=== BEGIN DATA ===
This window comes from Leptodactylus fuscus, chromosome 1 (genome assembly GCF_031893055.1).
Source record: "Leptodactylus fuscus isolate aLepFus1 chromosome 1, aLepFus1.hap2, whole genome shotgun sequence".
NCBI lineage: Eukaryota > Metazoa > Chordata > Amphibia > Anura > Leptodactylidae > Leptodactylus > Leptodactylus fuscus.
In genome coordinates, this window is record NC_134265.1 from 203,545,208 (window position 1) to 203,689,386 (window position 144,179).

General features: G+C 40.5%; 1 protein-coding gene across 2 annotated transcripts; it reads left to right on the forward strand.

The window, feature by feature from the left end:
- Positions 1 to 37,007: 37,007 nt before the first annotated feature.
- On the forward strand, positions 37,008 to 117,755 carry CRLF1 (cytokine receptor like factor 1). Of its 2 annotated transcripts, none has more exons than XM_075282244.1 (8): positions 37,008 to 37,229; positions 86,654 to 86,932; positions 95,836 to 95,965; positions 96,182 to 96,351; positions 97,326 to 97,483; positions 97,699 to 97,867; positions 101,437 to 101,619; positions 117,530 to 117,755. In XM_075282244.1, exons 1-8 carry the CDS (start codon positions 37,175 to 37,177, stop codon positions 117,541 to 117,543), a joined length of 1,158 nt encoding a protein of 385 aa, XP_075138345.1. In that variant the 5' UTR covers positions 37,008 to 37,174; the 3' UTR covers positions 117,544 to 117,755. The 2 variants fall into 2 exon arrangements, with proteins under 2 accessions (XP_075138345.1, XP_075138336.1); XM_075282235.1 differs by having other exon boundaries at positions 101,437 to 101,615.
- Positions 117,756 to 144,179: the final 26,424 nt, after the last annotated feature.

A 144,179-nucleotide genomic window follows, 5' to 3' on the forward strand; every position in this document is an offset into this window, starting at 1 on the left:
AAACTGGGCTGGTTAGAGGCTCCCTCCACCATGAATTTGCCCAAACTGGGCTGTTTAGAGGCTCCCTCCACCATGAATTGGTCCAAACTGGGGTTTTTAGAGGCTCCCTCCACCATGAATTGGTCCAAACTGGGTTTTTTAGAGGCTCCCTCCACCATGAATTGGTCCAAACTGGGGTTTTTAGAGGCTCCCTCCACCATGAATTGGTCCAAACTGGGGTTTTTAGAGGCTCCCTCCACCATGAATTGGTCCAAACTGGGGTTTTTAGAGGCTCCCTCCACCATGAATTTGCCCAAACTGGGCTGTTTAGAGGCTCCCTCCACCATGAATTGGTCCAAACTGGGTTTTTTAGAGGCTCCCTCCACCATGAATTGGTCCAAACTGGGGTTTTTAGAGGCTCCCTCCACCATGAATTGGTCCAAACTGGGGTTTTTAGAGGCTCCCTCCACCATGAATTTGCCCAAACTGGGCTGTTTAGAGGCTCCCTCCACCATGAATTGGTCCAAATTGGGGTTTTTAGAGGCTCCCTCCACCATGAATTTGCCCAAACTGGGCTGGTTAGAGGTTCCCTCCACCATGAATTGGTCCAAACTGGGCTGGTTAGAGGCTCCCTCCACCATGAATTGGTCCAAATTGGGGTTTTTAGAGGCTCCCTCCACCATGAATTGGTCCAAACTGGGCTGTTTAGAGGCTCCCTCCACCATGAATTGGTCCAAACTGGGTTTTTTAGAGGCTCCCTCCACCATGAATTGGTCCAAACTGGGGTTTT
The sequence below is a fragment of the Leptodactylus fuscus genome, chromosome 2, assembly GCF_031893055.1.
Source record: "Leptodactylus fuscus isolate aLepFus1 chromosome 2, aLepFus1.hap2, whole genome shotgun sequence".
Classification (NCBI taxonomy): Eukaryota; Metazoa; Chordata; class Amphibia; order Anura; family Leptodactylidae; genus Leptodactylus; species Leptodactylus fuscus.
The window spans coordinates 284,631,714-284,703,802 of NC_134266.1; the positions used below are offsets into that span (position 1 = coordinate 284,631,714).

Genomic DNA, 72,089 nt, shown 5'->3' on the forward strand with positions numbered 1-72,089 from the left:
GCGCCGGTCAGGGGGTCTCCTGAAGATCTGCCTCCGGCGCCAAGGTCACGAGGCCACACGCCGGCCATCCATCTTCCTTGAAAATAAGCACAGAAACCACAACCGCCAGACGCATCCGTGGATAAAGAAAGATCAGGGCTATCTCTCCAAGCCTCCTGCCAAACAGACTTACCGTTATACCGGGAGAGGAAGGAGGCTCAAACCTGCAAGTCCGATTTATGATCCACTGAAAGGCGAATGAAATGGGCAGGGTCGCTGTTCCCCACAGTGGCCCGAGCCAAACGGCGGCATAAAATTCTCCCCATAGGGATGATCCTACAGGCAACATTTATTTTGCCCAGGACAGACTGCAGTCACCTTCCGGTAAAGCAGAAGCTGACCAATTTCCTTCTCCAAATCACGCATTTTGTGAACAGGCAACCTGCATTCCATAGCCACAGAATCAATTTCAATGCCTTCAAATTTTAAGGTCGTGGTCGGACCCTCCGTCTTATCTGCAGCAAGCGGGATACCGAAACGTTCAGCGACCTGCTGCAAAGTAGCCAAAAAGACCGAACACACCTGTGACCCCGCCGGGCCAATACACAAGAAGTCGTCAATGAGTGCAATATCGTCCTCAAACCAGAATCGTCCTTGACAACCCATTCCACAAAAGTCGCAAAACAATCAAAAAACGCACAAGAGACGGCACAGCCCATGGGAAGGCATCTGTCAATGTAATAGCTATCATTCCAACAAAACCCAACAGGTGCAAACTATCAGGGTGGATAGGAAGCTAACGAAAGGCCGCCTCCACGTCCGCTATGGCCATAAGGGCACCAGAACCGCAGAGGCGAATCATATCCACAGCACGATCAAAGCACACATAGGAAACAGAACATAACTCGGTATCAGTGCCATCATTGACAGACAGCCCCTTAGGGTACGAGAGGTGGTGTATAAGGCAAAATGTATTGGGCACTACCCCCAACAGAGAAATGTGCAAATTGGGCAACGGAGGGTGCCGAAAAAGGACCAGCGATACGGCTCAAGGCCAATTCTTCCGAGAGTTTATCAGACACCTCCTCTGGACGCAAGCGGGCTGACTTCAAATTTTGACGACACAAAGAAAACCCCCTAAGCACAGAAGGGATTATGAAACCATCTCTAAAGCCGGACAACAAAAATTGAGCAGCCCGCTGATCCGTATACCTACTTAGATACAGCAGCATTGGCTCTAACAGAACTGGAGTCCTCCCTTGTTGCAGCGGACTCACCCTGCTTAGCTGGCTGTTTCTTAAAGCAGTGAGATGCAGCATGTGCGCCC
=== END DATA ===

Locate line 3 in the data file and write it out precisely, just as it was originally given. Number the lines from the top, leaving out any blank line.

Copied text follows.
NCBI lineage: Eukaryota > Metazoa > Chordata > Amphibia > Anura > Leptodactylidae > Leptodactylus > Leptodactylus fuscus.